Eamon Ryan plays with fire as the Irish have had a deep reverence for turf for generations
Eamon Ryan and his broader government peers may be playing with fire when it comes to turf.
It’s a substance that has been burned in Ireland since at least the time of Christ – while before that, our pagan ancestors knew all about moors as larders and mystical depositories for ritual sacrifices. This deference implies that they were also aware of its plentiful supply of fuel.
Fast forward to the 20th century and John Hinde’s image of the peat cutter’s donkey accompanied by red-haired children that made us all squirm. But it was the company’s best-selling postcard, which means it reflected some kind of truth.
The Irish have been associated with turf for untold generations – with even a healthy export market in this day and age.
The first bureaucratic intervention in the age-old practice appears to date back to the 1730s, when Georgians contemplated encouraging ‘moorland reclamation’ well before the establishment of an Irish Parliament. Dismantling was positively promoted on a broader basis.
But peat burning soon became downright patriotic after Jonathan Swift urged that we “burn all the English but their coal”. Ironically, Ryan repeated that historic phrase at a recent press conference, recalling visiting his grandparents as a youngster.
In fact, when the newly independent Irish state was finally formed, it saw turf as ripe for industrial use. So it is no great coincidence that the Turf Development Board was also formed in the 1930s of the economic war with Great Britain.
This new body soon became known as Bord na Móna, which would oversee all peat extraction and maximization of opportunities at home and abroad.
Through the purchase of machinery that seemed to mock the skinny Sleáns of yesteryear, the swamps soon became the subject of large-scale harvesting.
Briquettes (with B, N and M in their three sections) were seen in stores as compressed peat. Milled peat was used in power plants to generate electricity. And we sold sacks of “sphagnum” for horticulture and garden use.
As distinct from traditional fuel, peat refers to the dried up lumps that were once moist sods of peat extracted from the bog.
Of course, the old ways came into conflict with progress and especially progressive thinking. Ecology as a school of thought began to become mainstream in the 1970s. The rise of the Greens, beginning in Germany, was a sign that calls for alternatives to both oil and nuclear power were beginning to go mainstream. Ireland’s early game with a nuclear power station at Carnsore Point in Wexford was ended by this upswing.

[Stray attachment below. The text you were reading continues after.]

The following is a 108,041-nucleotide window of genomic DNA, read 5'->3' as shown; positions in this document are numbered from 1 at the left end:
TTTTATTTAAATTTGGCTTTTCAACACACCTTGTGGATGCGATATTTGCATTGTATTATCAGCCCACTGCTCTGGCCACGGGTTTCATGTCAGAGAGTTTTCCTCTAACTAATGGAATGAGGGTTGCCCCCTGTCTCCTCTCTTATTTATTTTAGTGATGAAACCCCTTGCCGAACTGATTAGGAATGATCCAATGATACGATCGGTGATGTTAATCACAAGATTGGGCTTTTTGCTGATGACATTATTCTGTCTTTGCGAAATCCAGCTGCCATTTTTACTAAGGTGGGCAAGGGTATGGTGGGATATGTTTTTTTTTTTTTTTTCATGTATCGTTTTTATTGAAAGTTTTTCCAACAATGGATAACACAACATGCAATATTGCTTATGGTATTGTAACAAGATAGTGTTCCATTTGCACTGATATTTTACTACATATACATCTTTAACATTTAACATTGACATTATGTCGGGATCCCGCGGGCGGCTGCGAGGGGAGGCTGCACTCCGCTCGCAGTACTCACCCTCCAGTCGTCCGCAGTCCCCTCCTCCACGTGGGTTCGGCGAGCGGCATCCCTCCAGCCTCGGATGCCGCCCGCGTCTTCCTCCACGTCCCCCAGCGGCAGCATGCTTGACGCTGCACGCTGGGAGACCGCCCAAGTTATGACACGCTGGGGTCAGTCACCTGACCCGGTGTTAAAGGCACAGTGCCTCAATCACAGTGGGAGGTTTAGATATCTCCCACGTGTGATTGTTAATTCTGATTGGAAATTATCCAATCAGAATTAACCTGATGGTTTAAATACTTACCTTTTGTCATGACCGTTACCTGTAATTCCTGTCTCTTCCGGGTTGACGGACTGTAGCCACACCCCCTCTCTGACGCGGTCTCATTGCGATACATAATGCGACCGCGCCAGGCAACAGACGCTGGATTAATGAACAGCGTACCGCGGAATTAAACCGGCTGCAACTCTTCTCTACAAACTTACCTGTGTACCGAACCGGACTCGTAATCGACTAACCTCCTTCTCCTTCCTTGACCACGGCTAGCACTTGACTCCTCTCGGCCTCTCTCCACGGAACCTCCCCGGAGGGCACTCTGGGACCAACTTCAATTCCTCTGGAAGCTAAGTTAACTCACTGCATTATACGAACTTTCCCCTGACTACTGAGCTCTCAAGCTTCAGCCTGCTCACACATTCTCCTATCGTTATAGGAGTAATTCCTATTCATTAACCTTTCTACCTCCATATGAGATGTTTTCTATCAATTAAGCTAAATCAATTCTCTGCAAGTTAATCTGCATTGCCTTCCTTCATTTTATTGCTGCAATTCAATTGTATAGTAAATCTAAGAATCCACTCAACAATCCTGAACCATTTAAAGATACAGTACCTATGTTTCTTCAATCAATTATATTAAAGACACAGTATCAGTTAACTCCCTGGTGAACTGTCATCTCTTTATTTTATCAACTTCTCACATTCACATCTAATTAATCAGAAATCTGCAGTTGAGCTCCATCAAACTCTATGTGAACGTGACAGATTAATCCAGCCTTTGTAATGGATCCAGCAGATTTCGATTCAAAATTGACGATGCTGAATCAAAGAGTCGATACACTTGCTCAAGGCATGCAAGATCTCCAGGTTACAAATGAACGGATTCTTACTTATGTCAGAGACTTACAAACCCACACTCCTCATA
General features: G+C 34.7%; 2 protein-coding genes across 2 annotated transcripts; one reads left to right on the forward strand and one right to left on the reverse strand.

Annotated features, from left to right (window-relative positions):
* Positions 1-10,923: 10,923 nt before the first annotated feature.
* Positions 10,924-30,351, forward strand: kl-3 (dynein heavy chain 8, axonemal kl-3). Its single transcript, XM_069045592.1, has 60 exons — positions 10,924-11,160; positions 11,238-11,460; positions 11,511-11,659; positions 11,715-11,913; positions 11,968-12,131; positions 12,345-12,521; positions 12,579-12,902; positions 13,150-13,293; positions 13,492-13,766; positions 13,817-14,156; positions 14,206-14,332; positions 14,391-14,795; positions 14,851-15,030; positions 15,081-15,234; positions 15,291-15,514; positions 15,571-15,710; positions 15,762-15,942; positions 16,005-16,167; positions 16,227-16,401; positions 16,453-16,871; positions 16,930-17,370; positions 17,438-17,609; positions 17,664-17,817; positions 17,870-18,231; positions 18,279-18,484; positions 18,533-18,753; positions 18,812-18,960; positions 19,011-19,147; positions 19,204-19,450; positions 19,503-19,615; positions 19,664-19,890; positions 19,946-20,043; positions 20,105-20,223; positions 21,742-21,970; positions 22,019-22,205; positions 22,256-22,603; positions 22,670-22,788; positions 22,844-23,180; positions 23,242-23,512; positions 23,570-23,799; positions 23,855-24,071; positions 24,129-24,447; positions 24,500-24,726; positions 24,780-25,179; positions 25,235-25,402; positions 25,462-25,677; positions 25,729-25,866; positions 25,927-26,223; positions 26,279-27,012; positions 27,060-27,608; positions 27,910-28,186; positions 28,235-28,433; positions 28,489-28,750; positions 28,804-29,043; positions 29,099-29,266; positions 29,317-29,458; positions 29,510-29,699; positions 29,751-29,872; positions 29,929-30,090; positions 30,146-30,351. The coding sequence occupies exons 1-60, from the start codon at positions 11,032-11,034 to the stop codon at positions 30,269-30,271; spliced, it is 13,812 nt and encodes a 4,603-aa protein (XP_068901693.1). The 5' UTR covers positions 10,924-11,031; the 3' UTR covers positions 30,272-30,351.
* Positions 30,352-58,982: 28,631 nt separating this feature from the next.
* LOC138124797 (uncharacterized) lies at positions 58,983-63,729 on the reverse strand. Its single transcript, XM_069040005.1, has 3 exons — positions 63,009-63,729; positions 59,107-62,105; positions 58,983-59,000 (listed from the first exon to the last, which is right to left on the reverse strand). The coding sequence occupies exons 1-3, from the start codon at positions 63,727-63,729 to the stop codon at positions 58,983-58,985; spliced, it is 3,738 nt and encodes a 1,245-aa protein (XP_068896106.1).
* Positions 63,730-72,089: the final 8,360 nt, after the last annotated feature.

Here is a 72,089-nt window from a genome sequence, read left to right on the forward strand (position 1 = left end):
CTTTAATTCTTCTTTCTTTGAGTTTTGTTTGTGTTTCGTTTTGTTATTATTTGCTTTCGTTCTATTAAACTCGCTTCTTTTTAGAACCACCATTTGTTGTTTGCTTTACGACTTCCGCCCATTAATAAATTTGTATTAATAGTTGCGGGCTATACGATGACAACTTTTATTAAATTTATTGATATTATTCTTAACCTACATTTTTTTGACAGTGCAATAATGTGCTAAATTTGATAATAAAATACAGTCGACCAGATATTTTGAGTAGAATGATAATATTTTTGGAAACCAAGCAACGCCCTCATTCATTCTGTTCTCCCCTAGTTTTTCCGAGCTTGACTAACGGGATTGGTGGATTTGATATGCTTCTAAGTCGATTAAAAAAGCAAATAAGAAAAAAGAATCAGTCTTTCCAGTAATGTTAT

We found our own reserves of gas, albeit not much offshore oil, but the discovery of a hole in the ozone layer in the 1990s ushered in an obsession with greenhouse gases.
Meanwhile, Ireland had joined the EEC in 1973, and the EU had adopted a range of habitat directives since the turn of the century that created protection for bogs, all of which came from a variety of good intentions. But there were “traditional” sacrifices.
Ming Flanagan’s political rise came about when the cannabis activist linked the issue to the freedom to mow lawns hampered by Brussels decrees. He first became TD, then MEP. His fiery speech also convinced the lawn mowers of their right to rebel.
The government soon made payments to the peat community in recognition of their waiver of claims. Others have retained the turbary rights. The EU has protected both raised bogs and fens, many of which are now designated as Special Protection Areas.
In January of last year, Bord na Móna announced that it had ceased all peat harvesting and peat extraction and was transitioning to climate solutions. The peat moss is already gone and the last briquette will probably be sold next year.
She had already reduced peat extraction in 2019 and suspended it a year later. What was literally a pioneering parastatal body is now pursuing a “Brown to Green” strategy.
In the words of the CEO, “We are now fully focused on renewable energy generation, recycling and the development of other low-carbon businesses.”
At the local level, with a way of life teetering on the brink of extinction, turf wars continue.
https://www.independent.ie/irish-news/eamon-ryan-is-playing-with-fire-as-irish-have-held-a-deep-reverence-for-turf-across-the-generations-41555501.html Eamon Ryan plays with fire as the Irish have had a deep reverence for turf for generations